Veteran says military gave him the strength to stand up to gentrification [video]

Chantelle Bateman and Mike Miller are Philadelphia-based poets. They rehearse Holding it Down: The Veteran’s Dream Project at the Kimmel Center. (Kimberly Paynter/WHYY)

Chantelle Bateman and Mike Miller are Philadelphia-based poets. They rehearse Holding it Down: The Veteran’s Dream Project at the Kimmel Center. (Kimberly Paynter/WHYY)

United States Marine Corps and Army veteran Michael Miller believes the military gave him the strength to stand up to gentrification of his beloved hometown, Chester, Pennsylvania. The combat veteran has seen money from outside investors start to come into Chester, and he’s afraid for the members of his community who could be displaced.

While many may not think of the community as desirable, considering Chester possess one of the highest violent crime rates per capita in the state, Miller, who owns Open Mike’s Internet Cafe, defends his city. He says that he’s been approached by investors since opening the cafe in June of 2014. They suggested he raise his prices, but Miller didn’t want to shut out the poorer members of his community. “Being in the Marine Corps is probably one of the bigger reasons why I would rather work with what I have. They teach you how to do more with less,” said Miller.

The cafe is located on a commercial corridor on the Avenue of the States. In the evenings comedy shows, musical acts, and poetry slams take the stage. There are a few general stores around, and another entertainment venue and restaurant across the street, but there are as many empty storefronts.

For no commission, Miller sells and displays paintings and photographs on the cafe’s walls, and on a hot summer day, he lets young men from the city sell smoothies in front. On Sundays, a church undergoing renovations holds services at the cafe.

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On the last Friday night of May 2016, there’s a line in front of Open Mike’s before doors open up to a showcase of local talent, including Miller. He starting writing poetry in fourth grade. He loves to write about relationships, and his time in the service, but he admits on stage to the audience that there’s stigma to being a veteran. “Even when I came back from Afghanistan, my daughter was like, ‘Oh, my friends said you gonna be crazy now.'” Miller blames the media for portraying vets, “flipping out and taking KFC hostage.”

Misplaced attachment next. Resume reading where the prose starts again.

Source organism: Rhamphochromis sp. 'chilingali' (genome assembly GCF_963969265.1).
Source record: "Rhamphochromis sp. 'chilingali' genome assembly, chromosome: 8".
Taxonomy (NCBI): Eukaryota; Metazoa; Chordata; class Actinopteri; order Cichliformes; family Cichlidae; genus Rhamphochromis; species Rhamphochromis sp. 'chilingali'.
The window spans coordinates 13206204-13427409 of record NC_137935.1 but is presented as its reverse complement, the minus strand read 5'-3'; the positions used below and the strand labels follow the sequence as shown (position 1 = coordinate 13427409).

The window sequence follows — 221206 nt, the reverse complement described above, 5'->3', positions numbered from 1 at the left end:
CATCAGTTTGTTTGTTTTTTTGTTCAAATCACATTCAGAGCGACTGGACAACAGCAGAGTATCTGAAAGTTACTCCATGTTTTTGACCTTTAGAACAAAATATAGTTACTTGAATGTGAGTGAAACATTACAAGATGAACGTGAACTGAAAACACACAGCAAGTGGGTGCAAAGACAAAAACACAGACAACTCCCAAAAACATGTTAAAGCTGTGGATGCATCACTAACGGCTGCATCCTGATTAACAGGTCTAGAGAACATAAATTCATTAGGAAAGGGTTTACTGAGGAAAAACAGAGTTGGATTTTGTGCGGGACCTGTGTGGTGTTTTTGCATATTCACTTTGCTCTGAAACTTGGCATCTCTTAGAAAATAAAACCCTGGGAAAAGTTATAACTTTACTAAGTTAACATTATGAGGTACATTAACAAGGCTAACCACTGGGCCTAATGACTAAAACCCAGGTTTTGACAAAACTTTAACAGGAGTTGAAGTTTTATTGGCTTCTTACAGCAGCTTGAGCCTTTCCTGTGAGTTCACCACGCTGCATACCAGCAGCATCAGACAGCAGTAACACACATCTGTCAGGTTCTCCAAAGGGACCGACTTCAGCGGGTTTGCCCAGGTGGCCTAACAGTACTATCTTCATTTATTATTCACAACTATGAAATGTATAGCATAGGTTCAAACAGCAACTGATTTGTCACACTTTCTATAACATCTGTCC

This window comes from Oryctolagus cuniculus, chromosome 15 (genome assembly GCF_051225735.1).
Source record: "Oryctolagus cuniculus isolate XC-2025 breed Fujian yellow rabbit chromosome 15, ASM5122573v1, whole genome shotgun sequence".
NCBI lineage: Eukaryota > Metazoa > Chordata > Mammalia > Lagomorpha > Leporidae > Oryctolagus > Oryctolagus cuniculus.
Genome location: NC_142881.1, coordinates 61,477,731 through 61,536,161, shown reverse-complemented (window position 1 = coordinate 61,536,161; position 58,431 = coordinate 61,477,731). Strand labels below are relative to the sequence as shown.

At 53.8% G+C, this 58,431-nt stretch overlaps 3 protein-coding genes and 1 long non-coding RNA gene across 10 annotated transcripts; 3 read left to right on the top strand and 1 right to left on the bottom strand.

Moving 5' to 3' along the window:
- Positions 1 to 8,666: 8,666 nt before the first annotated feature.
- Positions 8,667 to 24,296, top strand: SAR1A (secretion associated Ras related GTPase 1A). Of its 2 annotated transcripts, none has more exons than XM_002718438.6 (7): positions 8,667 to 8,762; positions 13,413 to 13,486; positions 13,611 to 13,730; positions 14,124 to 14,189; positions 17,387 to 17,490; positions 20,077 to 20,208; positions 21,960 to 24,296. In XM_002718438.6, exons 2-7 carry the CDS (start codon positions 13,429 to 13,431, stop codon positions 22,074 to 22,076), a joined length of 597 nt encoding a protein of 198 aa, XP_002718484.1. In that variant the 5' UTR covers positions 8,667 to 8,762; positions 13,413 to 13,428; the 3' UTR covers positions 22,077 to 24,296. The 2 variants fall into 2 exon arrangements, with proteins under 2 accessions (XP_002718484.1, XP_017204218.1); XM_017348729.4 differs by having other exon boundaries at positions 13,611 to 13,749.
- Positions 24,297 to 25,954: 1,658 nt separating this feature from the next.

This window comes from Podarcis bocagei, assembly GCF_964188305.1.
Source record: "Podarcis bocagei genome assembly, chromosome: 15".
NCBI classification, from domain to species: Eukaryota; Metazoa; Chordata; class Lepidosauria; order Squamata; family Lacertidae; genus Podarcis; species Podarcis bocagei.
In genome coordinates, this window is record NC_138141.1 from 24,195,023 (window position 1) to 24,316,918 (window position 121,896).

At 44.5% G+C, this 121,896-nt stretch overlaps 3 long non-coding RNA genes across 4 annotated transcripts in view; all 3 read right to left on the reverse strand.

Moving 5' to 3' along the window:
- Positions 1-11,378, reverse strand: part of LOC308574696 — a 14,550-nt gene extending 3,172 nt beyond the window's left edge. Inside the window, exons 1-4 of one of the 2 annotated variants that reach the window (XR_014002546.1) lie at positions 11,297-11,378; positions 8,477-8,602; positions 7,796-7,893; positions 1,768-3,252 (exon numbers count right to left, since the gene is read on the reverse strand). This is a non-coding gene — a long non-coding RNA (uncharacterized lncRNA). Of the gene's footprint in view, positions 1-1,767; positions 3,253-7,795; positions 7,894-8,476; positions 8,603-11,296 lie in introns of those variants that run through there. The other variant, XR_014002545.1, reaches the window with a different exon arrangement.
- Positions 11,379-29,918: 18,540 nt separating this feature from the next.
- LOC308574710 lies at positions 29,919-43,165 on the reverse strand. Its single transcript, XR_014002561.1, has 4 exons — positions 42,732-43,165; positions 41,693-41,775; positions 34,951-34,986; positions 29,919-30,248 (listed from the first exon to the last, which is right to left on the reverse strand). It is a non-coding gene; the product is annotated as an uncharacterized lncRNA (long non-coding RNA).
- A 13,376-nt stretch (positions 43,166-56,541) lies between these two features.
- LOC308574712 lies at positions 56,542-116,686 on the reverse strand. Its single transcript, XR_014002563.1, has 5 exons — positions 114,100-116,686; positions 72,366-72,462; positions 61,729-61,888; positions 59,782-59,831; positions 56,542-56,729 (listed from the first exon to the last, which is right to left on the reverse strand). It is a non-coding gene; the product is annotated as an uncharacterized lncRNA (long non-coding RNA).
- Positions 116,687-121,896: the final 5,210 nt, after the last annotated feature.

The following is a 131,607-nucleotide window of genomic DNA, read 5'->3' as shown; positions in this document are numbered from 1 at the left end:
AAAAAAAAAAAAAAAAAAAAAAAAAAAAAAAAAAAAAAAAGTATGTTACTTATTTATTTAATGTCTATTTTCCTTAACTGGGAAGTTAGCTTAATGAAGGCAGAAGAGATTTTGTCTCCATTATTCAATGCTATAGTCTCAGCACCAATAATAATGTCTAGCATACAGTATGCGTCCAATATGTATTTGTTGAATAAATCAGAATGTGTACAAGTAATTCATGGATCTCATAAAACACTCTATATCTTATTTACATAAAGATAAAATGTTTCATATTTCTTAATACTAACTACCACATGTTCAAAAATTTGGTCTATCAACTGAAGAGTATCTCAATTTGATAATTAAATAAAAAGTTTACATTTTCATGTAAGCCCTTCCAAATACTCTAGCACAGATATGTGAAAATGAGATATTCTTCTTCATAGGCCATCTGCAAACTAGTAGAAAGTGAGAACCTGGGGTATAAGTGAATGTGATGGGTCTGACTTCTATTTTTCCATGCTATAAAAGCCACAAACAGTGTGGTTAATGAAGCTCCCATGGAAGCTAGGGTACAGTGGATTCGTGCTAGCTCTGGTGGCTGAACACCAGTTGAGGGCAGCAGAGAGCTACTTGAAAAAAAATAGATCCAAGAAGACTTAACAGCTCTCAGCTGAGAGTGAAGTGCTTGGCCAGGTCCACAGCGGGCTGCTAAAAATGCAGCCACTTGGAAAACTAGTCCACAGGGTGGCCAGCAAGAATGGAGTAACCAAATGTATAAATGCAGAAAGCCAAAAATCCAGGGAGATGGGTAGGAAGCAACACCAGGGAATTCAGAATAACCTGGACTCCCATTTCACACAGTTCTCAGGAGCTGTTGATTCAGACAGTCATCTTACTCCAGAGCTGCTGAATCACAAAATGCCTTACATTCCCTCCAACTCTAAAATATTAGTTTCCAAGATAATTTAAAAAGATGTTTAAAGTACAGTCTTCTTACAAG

Since returning from deployment he’s not performed his service poems often, but he’s now starting to, especially since he performed at Philadelphia’s Kimmel Center as part of acclaimed jazz pianist Vijay Ayer’s “Holding it Down: The Veteran’s Dream Project,” a production that aimed to create understanding of minority veterans returning from the Iraq and Afighanistan wars. So at his own cafe in front of his community, he begins:

“It’s 3. a.m.I sit alone in darkness looking out of my bedroom window.It’s happened again.Every time I close my eyes horrifying nightmares begin.All over again I find myself losing my friends.Gunfire. Explosions. You see I’ve tried praying for my sins.Sanity’s taken for granted …”

On Sept. 22, 2011, Miller was driving a mission from Forward Operating Base Lightning in Paktia province, to F.O.B. Shank Logar province, when an improvised explosive device catapulted the vehicle into the air. Miller smashed his head on the driver vision enhancer, or D.V.E.

“I got a little bit of a brain injury,” said Miller. “You come back with your little issues. You may have PTSD, anxiety, a little bit of depression. But I can say that I’m thankful that I’m still here because I’ve got friends that aren’t still here, and the same thing happened to them. It’s wild. I think when you come home, you try to do stuff. Good stuff.”

Lakesha Logan, or “Lady Essence”, is a singer and friend of Miller who performs at Open Mike’s. “He’s always looking out for everyone else, he’s always looking out for our community. He’s very passionate about the community and about the arts,” she said.

RoGene Northern has known Miller since he was 10 years old. Northern is a veteran of the Marine Corps, and says he was inspired by Miller’s service to join the military, and he now bartends part-time at Open Mike’s, and works for XFINITY. He deployed to Iraq in September 2005, and returned home in March of 2006, and he struggled to work some of the jobs he’s held after that time. He said Mike makes it easy to work for him, because of their shared experience. “He’s very positive. He keeps things together, and tries to help out everybody,” said Northern.

Beneath the Commodore Barry Bridge on a pier jutting out into the Delaware River in Chester, Mike looks at the Talen Energy Stadium, home to the Philadelphia Union soccer team, opened in 2010, as a sign of changes coming to the city, and hopes his community will see some benefits.

“I’m never going to get rich here,” Miller said. “When Open Mike’s is a success, I’ll be in a different neighborhood, just like this one, doing Open Mike’s 2.”

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